The Janata Dal (Secular) came to power in the State twice, first as a junior partner in a coalition with the Congress in 2004 and then in February 2006 when Kumaraswamy decided to align with the BJP in a desperate attempt to keep restless party legislators from defecting to the Congress. The cohabitation with the BJP rocked the party’s secular credentials.

Deve Gowda’s political fortunes have been going downhill ever since his surprising elevation as Prime Minister. Although Deve Gowda disagreed with Kumaraswamy’s decision to join hands with the “communal BJP”, not wanting to upset his relations with secular forces, most notably the Left parties, he soon reconciled to the arrangement and refrained from taking any meaningful action against either Kumaraswamy or the 42 party legislators who teamed up with the BJP. Deve Gowda’s defence was that if the legislators had gone to the Election Commission, the recognition given to the Janata Dal (Secular) as a “registered State party” would have been cancelled, and instead the grouping formed by the legislators would have been recognised as a regional party. Kumaraswamy was Chief Minister for 20 months as agreed upon during government formation with the BJP, but he reneged on the promise to allow the BJP its turn in office. This resulted in the dissolution of the State Assembly in November 2007. In the May 2008 Assembly elections, the Janata Dal (Secular) faced the wrath of voters. It managed to win just 28 seats in the 224-member Assembly and 18.96 per cent of the votes. However, the party fared better in the May 2013 elections, winning 40 seats and 20.09 per cent of the votes.

Kumaraswamy’s growing importance in the party was not acceptable to many senior leaders. Senior party leader Siddaramaiah, who had been with Deve Gowda all along, quit the party in 2006 to form the apolitical AHINDA (federation of minorities, backward classes and Dalits) platform. In July 2006, he joined the Congress.

Over the years, a number of Janata Dal (Secular) leaders, including M.B. Ambarish, R.V. Deshpande, C.M. Ibrahim, H.C. Mahadevappa, H.S. Mahadeva Prasad, the late M.P. Prakash, Srinivas Prasad, B.L. Shankar, Satish Jharkiholi, S. Ramesh Kumar, Krishna Byre Gowda and Roshan Baig, have left the party primarily over differences with Deve Gowda and accusing him of “not letting them grow politically”. In the run-up to the 2014 Lok Sabha elections, Deve Gowda, along with the Left parties, attempted to stitch together a “federal front’ of non-Congress, non-BJP parties. Though it came unstuck even before it could be formalised, Deve Gowda has not given up on the idea.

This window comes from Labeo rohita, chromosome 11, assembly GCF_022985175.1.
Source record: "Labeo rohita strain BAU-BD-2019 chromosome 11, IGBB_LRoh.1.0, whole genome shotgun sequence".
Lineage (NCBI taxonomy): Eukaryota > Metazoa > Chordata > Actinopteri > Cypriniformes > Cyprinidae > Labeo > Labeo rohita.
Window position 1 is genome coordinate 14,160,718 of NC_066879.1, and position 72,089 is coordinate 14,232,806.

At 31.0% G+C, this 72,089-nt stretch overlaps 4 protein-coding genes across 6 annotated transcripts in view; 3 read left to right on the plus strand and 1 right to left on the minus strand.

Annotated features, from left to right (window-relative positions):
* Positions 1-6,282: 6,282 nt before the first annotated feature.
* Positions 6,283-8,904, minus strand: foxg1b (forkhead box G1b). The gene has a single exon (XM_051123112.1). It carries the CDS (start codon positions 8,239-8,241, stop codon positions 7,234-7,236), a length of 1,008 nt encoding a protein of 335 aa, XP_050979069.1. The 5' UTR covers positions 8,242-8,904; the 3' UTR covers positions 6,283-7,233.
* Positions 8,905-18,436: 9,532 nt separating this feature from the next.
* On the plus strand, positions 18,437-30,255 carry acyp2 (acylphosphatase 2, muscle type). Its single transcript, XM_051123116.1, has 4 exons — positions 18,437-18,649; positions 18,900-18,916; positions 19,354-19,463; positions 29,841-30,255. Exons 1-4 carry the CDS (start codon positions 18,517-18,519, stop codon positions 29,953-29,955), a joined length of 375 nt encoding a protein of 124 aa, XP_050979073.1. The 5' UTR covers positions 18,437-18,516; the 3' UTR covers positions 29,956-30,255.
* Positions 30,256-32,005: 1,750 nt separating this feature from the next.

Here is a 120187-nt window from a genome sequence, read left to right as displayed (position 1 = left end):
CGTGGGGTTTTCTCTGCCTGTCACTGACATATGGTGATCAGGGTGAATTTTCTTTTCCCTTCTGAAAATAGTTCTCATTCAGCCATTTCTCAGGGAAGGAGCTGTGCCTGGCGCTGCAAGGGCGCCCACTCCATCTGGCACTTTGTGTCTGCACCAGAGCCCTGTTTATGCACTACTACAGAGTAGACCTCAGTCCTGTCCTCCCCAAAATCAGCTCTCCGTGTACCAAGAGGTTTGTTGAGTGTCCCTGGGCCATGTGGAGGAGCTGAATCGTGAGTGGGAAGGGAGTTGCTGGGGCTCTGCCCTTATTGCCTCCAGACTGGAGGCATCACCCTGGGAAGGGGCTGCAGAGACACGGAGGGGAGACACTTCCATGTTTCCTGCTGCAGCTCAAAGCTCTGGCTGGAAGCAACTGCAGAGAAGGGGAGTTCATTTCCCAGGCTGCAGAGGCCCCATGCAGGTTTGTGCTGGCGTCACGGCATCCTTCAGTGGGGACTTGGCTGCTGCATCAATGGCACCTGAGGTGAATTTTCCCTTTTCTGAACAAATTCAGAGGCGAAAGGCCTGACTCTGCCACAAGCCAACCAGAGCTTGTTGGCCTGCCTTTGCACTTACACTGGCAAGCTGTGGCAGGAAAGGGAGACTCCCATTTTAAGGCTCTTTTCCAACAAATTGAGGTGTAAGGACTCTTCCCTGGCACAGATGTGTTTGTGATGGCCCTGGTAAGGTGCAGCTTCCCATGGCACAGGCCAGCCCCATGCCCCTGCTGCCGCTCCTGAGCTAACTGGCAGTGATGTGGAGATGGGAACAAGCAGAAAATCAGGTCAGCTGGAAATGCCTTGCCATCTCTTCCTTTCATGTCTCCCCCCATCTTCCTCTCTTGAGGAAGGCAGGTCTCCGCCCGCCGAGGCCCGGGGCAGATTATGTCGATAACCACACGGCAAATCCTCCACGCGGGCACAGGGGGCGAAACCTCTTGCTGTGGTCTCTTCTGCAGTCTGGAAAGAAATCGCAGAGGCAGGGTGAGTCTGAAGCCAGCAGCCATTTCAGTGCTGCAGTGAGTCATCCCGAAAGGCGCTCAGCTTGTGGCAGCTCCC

Speaking to Frontline, he said that neither the BJP nor the Congress would be able to form the next government on its own and that was why they were desperately searching for allies.

He said: “Regional parties will get more seats than the Congress. But will the Congress lend support to them to form a government? After the elections it will be known who is for and against communalism. In Karnataka, the Congress is trying to destroy the Janata Dal (Secular). Siddaramaiah wants to start a new AHINDA movement and split all the castes for his survival as Chief Minister.” Accusing the BJP’s prime ministerial candidate, Narendra Modi, of practising crony capitalism, Deve Gowda wondered why corporate houses were backing him.

In its electoral campaigns, the Janata Dal (Secular) has been highlighting the misgovernance and corruption in the Congress-led government at the Centre and the communal agenda, fascism and intolerance of Modi and the BJP. The party’s leaders are appealing to the electorate to give a Kannadiga—read Deve Gowda—the vote to make him a strong player at the Centre and champion Karnataka’s interests.

Deve Gowda said: “Corruption is not confined to the Congress or the BJP but to the entire House [Parliament]. Karnataka must give me the strength. I have no resources, no money power, but I have respect and my record as Prime Minister speaks for itself.” A thought echoed by C.S. Puttaraju, the party’s Mandya candidate, who said: “Only a regional player can look after the State’s needs best.”

Ravi Sharma